Death to be looked into by Fairfield Police Department, Hamilton County Sheriff
Mom begged Jones as police, prosecutor drag on.
It's been two years since Chelsea Johnson was stabbed to death
Fairfield police say they think they know who killed teen.
Saying the dead girl's mother begged him to get involved, the Butler County sheriff says his investigators are reviewing the 2012 killing of 15-year-old Chelsea Johnson.
Tuesday marked two years since 15-year-old Chelsea Johnson went missing. The Fairfield teen would later be found stabbed to death in a creek.
HAMILTON, Ohio – Chelsea Johnson's mother said Wednesday that she begged Butler County Sheriff Richard K. Jones to take over the two-year investigation into her 15-year-old daughter's killing, and Jones announced that his investigators are reviewing the case.
Johnson's mother she has no faith in the Fairfield police department, which has been handling the investigation since the teen was stabbed to death in 2012.
"It's not about ego or pride," Vicki Fible said Wednesday. "My daughter was 15 years old, was murdered, for what? And then two years later you still are not doing nothing?
"Obviously Fairfield police can't do it or they would've already charged him."
She was referring to George Davis II, who is in prison after he pleaded guilty to offering Johnson drugs in exchange for sex on the day she died.
Last week, Fairfield police said they know who killed Johnson, but the Butler County prosecutor indicated he needed more evidence and asked Fairfield to continue investigating.
Johnson's family then stood in front of the Butler County Government Building and her mother and grandfather expressed anger and frustration over the lack of progress.
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Jones said he saw Johnson's mother on TV and had someone in his office reach out to her.
"He (Jones) said he heard my case on TV and what not and asked if there was anything he could do, and I said, 'I'm begging you for some help. Can you please help me?' " Sible said.
Jones said two years is a long time even for a murder investigation, and a fresh set of eyes might help.
Jones said he didn't worry about ruffling anyone's feathers.
"I don't always make decisions that make people happy or love me," Jones said. "I can't shoot little arrows and make people love me, but I don't know if they're angry over this or not."
Jones said he had "preliminary" discussions with the prosecutor’s office and the coroner’s office, and they were receptive to having his investigators review the case.
He said he also notified Fairfield police.
"Fairfield is a very capable police department, very talented," Jones said. "They have worked this case and I assume they are still working it, and that's fine. We're just going to take another viewpoint from a different angle."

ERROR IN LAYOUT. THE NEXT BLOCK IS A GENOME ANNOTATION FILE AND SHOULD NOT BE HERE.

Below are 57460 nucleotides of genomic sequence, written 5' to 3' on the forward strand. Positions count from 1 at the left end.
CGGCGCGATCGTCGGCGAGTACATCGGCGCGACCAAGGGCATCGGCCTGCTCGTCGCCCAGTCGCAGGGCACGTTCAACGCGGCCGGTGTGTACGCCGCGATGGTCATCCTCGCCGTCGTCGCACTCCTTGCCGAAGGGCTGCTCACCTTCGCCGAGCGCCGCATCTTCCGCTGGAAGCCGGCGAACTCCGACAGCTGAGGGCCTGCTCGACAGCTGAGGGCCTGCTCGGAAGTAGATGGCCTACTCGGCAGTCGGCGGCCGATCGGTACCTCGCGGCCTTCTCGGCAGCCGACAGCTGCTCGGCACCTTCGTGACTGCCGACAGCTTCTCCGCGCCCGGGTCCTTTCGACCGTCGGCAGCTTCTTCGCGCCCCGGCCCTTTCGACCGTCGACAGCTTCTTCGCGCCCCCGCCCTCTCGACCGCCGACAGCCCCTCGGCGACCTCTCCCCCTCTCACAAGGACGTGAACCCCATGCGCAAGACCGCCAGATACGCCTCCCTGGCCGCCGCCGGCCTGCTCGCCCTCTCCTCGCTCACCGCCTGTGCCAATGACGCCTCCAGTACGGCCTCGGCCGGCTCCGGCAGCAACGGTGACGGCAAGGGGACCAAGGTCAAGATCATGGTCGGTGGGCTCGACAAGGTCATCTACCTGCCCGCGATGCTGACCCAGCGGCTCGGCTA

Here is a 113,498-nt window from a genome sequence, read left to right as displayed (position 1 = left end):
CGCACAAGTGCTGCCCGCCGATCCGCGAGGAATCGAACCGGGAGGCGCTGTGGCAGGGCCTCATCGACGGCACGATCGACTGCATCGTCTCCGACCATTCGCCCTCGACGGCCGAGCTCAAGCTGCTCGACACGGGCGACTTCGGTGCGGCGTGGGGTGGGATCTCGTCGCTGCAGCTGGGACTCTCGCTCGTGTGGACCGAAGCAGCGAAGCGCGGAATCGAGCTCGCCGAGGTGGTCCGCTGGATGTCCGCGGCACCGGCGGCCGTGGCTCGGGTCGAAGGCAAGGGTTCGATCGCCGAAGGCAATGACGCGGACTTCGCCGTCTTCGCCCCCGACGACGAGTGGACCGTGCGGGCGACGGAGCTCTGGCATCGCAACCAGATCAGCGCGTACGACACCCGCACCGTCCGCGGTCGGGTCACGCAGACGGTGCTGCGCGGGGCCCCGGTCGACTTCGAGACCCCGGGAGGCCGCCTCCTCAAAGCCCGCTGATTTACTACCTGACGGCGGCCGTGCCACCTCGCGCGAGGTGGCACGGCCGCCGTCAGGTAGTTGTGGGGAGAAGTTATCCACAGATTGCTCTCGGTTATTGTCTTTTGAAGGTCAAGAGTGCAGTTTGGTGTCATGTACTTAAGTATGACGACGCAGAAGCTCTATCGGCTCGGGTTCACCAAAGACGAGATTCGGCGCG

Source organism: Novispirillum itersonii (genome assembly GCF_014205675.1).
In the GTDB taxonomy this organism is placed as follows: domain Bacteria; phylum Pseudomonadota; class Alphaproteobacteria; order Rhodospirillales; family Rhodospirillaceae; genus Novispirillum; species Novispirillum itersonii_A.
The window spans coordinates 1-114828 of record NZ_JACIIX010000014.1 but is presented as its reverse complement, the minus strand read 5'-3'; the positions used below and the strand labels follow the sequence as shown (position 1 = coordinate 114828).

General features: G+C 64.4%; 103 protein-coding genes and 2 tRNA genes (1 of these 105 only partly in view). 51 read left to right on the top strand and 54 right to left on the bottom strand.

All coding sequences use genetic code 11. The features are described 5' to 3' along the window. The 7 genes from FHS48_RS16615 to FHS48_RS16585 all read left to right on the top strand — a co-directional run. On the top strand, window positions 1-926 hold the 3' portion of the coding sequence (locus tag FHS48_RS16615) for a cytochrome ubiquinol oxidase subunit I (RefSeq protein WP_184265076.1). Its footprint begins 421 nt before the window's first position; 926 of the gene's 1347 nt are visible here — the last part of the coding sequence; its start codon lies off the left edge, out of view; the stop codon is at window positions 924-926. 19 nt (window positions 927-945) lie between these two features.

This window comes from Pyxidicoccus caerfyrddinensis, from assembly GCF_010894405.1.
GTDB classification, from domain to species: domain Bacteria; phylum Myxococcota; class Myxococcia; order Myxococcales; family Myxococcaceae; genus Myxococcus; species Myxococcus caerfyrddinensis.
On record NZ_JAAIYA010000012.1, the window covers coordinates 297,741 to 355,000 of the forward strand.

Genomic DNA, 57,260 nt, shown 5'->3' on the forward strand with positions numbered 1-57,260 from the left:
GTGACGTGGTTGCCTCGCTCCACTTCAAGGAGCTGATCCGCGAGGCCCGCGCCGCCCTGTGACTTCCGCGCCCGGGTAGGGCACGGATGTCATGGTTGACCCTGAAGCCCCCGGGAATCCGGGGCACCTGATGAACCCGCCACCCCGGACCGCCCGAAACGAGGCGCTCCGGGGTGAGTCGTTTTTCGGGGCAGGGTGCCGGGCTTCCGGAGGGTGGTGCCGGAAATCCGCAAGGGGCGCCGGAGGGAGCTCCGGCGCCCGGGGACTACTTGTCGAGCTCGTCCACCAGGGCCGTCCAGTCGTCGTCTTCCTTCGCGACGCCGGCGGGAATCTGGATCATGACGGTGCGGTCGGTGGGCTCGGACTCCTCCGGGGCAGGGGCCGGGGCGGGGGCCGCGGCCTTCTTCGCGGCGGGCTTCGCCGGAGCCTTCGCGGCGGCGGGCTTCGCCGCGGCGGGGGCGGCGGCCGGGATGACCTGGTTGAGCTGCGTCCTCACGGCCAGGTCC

Fairfield police responded to Jones' announcement with this statement:
"The Butler County Sheriff’s Office has informed the Fairfield Police Department that it is going to conduct a review of Chelsea Johnson’s death. Every agency involved has the objective of bringing the person responsible for her death to justice. We will continue to work together until we reach that objective."
The Fairfield teen went missing on April 15, 2012 after telling her mother she was running to a store. Her body was found the next day in a creek behind Brookfield Drive near Pleasant Avenue.
Davis is serving 32 months in prison. He was not charged in connection with her homicide.
Last week, Fairfield police officer Doug Day announced that investigators are confident they know who killed Johnson. Day said his department submitted its findings to the prosecutor about two months ago.
However, the prosecutor said more work needed to be done on the case.
“I’m not going to play hot potato with this case,” Prosecutor Mike Gmoser said. “It’s still Fairfield’s case."
Johnson's grandfather, Phil Johnson, said "something's wrong, and the family is once again caught in the middle,"
"The Fairfield Police Department is saying, yes, we have enough evidence for conviction and we're ready to name the killer, make an arrest. But the prosecution is saying, no, we don't have enough evidence ...
"I'm very frustrated, I'm mad at the world because I feel like no one is helping," he said. "Two years ... We shouldn't be arguing from the prosecutor to the police department."
Johnson's mother said the high school freshman’s death deprived the world of a caring person who loved animals and wanted to become a veterinarian.
Anyone with information is asked to call Crime Stoppers at 513-352-3040.
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